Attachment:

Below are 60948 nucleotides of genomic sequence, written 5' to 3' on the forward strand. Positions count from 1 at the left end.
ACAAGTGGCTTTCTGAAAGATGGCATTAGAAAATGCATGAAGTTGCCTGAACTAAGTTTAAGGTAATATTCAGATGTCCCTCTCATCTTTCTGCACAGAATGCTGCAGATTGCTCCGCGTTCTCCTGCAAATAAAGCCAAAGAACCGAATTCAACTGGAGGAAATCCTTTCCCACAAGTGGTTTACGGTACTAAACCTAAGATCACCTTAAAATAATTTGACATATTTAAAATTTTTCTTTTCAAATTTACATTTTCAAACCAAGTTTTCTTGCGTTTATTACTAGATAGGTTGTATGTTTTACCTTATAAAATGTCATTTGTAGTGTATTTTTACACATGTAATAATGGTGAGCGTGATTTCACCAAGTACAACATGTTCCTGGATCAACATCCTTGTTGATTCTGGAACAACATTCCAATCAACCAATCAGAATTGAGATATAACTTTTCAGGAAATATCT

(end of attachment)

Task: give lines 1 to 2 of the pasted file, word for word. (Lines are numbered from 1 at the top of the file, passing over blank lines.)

Below are 60948 nucleotides of genomic sequence, written 5' to 3' on the forward strand. Positions count from 1 at the left end.
ACAAGTGGCTTTCTGAAAGATGGCATTAGAAAATGCATGAAGTTGCCTGAACTAAGTTTAAGGTAATATTCAGATGTCCCTCTCATCTTTCTGCACAGAATGCTGCAGATTGCTCCGCGTTCTCCTGCAAATAAAGCCAAAGAACCGAATTCAACTGGAGGAAATCCTTTCCCACAAGTGGTTTACGGTACTAAACCTAAGATCACCTTAAAATAATTTGACATATTTAAAATTTTTCTTTTCAAATTTACATTTTCAAACCAAGTTTTCTTGCGTTTATTACTAGATAGGTTGTATGTTTTACCTTATAAAATGTCATTTGTAGTGTATTTTTACACATGTAATAATGGTGAGCGTGATTTCACCAAGTACAACATGTTCCTGGATCAACATCCTTGTTGATTCTGGAACAACATTCCAATCAACCAATCAGAATTGAGATATAACTTTTCAGGAAATATCT